Solar Industry Considering Legal Action Over FiT Cuts
The future of solar in the UK isn’t shining quite so brightly today, following yesterday’s revelation that the Government is to cut solar subsidies from 43.3p per kilowatt hour to just 21p, prompting heavy-hitters in the solar industry to threaten legal action.
Insiders say the change – set to come into effect from 12 December, subject to a consultation period ending on 23 December – will destroy the solar industry.
By making such drastic cuts to the feed-in tariff (Fit) scheme, investing in solar power will no longer be seen as the attractive option it once was. The move will almost double the payback period for homeowners wanting to invest in the renewable energy technology, although homeowners could still expect a return of around 5%.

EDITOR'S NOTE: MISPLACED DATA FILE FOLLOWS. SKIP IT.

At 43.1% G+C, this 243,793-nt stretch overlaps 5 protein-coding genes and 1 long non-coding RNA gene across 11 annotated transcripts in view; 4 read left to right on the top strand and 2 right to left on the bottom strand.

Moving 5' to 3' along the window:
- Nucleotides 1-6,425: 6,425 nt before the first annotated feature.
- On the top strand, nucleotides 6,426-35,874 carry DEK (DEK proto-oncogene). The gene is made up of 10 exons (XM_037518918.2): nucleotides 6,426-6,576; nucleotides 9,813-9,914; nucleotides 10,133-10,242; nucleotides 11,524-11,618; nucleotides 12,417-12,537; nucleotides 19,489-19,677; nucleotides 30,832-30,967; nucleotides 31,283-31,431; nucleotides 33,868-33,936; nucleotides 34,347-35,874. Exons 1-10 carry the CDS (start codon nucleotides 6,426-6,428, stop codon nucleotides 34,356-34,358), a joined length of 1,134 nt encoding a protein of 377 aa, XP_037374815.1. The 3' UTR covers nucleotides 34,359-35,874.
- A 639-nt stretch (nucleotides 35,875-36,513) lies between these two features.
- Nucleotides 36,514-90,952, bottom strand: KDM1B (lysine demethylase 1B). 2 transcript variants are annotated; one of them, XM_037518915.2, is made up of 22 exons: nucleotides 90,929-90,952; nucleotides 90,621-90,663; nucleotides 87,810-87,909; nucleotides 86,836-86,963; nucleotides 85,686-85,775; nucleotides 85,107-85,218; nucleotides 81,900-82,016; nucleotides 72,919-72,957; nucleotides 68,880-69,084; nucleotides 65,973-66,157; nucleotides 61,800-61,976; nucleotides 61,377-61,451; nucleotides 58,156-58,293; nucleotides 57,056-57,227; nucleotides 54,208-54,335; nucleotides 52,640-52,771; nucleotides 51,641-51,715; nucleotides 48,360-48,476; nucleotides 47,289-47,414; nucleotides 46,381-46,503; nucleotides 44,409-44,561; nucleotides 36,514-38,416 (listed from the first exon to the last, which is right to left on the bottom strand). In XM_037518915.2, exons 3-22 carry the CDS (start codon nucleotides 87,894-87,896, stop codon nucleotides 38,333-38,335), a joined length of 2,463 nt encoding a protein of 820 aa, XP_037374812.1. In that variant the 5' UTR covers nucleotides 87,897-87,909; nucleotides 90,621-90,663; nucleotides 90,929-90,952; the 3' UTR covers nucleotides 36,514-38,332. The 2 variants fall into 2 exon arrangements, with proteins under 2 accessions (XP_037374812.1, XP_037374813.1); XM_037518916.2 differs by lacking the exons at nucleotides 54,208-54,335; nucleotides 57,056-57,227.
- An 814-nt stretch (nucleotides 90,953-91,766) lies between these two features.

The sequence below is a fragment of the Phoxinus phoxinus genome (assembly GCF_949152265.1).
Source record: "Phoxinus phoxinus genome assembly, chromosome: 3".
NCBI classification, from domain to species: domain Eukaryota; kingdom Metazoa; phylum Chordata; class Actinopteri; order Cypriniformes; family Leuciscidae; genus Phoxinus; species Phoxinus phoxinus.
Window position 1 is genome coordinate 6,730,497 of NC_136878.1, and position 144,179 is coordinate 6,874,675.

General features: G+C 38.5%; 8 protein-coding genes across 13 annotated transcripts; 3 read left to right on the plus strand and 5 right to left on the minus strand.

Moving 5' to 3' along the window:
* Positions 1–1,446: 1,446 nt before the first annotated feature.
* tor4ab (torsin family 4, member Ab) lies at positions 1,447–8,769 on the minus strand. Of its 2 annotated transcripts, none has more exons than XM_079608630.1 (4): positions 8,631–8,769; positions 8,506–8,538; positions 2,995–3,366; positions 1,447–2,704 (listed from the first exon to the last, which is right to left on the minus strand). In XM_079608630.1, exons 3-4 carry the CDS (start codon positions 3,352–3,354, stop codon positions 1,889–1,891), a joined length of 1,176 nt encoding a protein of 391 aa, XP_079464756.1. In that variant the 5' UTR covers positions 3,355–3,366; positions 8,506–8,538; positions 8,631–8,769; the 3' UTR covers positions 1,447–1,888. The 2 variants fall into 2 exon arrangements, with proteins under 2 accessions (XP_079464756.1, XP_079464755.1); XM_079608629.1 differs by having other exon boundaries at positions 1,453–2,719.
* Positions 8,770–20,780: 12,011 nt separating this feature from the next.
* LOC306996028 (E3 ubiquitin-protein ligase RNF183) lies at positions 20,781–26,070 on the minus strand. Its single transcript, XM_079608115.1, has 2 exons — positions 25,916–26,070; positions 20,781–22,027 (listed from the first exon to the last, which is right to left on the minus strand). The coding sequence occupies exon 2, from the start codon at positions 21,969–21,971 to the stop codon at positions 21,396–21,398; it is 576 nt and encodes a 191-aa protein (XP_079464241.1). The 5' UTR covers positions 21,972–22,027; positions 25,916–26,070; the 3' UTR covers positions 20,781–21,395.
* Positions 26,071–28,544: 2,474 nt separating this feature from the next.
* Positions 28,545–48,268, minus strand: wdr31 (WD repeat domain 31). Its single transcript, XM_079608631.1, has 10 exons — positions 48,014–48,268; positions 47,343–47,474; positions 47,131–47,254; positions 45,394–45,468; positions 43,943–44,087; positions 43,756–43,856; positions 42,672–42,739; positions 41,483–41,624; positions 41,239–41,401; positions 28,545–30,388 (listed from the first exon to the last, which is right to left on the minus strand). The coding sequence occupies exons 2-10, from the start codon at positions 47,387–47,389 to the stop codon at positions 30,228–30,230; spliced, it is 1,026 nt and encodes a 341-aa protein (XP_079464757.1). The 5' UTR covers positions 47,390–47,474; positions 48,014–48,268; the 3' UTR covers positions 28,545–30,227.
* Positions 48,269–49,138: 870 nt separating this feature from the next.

Referring to the situation as a “nightmare” which, for many, has left the business no longer worth pursuing, solar company executives may be forced into taking legal action as a means of saving their businesses and the industry.
“There is no business left, it is finished. It just doesn’t pay for consumers to do it now,” claimed HomeSun’s chief executive, Daniel Green.
The chairman of one of the biggest solar installers in the UK, Solarcentury, added his concerns over the Government’s willingness to put thousands of jobs at risk in what is essentially one of the UK’s few growth industries.
“There is not even any recognition that the industry will need some time to adjust to such a change,” commented Jeremy Leggett, who added the move to impose cuts before the consultation period was up meant the Government was “wide open to legal challenge”. Mr Leggett said he expected a “very serious industry challenge to be mounted” following yesterday’s announcement by the Department of Energy and Climate Change (DECC).
The solar industry is set to take the fight to Westminster, and through its ‘Cut Don’t Kill’ campaign – founded by a coalition of 20 major solar companies – has announced plans for a “day of action”, to take place on 23 November.